For this version, the bedroom and wet bar/kitchenette have the same footprint, but we’ve moved the bathroom items around a bit. We opted for a smaller vanity and tucked it up next to the toilet. The shower is a bit more narrow, but also longer – perhaps allowing for two shower heads. We’re able to get a hanging rod and dresser in here, along with a tall linen cabinet. So even though the bathroom will feel a bit more tight, there’s also some functionality added that might be nice.
And that’s where we’re at. All of the plumbing drains for this cabin run right below this area, so getting new drains where they need to be shouldn’t be an issue. We’ll turn one of the large windows into one that swings open, for egress, and hang some curtains wall to wall for privacy when desired.
So what are your thoughts? If you were going to rent a cabin for a few days, would you want a closet in the bathroom to hang things up, or do you mostly just set your suitcase up on a luggage rack and pull things out when needed? We’d love to hear your feedback and, maybe other ideas we haven’t thought of. Either way, we can’t wait to sleep in this new bedroom and wake up to that view.
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We have teamed up with Loloi to create a line of rugs that are as affordable as they are beautiful. This collection houses a great mix of traditional and modern rugs, in cottage-y colorways, as well as vintage-inspired beauties that you’ll want to roll out in every room.
We partnered with Stuga on a line of hardwood floors — The Ingrid is really livable, and the color is very neutral. It doesn’t lean warm or cool, it’s that just right in-between. We have really loved putting it everywhere in our house. It’s the best jumping-off point for design, no matter your interior style. In addition to being beautiful, Ingrid is really durable — we have three kids, and we always have a home construction project going on. Ingrid stands up to it all.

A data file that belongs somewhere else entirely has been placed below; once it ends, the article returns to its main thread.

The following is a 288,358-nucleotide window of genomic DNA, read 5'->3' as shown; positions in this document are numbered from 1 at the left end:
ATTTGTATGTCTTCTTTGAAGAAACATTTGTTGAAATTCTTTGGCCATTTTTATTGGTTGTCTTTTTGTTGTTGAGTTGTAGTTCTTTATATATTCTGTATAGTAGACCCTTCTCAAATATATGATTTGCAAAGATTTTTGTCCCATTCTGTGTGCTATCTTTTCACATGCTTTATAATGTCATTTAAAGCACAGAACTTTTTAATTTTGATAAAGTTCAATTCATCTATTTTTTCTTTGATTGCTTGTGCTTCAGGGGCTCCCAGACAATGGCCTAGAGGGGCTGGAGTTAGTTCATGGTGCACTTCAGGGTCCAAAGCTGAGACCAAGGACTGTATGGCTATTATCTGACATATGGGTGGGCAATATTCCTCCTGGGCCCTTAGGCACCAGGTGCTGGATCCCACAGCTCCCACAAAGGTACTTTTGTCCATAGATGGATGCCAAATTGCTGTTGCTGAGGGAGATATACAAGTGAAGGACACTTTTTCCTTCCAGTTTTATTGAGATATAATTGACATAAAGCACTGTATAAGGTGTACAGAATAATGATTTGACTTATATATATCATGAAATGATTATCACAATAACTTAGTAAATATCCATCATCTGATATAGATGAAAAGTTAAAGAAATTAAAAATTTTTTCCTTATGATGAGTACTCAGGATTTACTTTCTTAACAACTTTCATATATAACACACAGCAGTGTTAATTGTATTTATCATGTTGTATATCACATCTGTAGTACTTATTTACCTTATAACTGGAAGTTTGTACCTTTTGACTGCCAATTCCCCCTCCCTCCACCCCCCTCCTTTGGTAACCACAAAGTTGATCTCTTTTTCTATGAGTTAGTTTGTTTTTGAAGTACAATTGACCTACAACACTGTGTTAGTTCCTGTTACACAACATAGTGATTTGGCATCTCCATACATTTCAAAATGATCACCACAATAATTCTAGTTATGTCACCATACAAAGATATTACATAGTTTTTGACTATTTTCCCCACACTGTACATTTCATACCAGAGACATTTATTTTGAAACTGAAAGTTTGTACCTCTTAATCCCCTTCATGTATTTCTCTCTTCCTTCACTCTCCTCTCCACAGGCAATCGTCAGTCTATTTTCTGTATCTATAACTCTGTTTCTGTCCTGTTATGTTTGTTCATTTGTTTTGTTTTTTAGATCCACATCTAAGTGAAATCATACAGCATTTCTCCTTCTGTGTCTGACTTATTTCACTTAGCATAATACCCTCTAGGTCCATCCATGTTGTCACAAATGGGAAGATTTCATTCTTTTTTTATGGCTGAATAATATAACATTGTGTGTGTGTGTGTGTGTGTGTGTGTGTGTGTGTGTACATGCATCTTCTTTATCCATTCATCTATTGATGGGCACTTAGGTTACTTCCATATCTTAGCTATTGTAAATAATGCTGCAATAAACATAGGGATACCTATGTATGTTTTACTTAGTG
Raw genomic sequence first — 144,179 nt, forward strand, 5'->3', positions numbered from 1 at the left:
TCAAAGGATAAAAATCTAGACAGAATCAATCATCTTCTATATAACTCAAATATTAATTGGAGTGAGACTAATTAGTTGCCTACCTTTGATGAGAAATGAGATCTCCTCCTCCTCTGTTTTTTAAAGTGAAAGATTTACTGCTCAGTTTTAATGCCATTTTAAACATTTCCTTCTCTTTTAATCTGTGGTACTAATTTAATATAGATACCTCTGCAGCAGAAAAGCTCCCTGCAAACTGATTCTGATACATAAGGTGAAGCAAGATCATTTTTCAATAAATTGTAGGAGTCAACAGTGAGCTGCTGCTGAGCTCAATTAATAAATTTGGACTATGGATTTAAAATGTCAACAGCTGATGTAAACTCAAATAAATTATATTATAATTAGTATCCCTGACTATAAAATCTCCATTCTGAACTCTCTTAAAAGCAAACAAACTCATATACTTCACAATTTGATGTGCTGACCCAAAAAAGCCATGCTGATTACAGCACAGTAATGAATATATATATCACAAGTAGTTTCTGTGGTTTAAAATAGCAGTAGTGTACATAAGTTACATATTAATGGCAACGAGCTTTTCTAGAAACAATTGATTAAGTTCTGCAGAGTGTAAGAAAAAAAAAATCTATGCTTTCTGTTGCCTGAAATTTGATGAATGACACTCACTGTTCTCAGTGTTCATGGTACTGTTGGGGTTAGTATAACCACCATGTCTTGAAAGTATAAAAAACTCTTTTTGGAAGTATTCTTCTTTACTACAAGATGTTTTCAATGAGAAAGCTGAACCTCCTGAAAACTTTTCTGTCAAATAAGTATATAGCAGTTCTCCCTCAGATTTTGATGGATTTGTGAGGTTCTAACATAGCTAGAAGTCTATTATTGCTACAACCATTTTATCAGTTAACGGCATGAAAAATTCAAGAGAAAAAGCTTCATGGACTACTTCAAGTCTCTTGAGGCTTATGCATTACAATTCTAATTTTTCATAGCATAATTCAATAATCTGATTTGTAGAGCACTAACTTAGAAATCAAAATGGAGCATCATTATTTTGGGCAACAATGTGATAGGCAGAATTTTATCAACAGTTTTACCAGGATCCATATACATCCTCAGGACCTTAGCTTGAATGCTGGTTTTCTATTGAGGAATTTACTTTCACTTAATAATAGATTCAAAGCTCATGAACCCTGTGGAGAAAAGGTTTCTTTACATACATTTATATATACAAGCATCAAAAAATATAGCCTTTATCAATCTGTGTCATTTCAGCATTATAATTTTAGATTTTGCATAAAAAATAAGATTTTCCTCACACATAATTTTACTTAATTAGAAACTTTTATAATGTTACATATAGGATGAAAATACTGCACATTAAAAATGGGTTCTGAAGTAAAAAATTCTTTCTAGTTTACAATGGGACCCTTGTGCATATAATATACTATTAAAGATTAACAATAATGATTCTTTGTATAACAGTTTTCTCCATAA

Looking for our favorite things? A place to shop our home room by room, or just catch up on what Julia's wearing / loving right now? Browse the CLJ shop.
Befores, afters, mood boards, plans, failures, wins. We’ve done a lot of projects, and they’re all here.
We have a long-standing relationship with DIY, and love rolling our sleeves up and making it happen.
Even when you don’t want to rip down a wall, you can make that space in your home better. Right now.
Last week, Chris and I had the incredible opportunity to travel to London for work. We were invited by Williams Sonoma and William Morris and Co to preview their newest collaboration and the inspiration behind it. It was my first time in London and although it was a quick trip, they brought us all over […]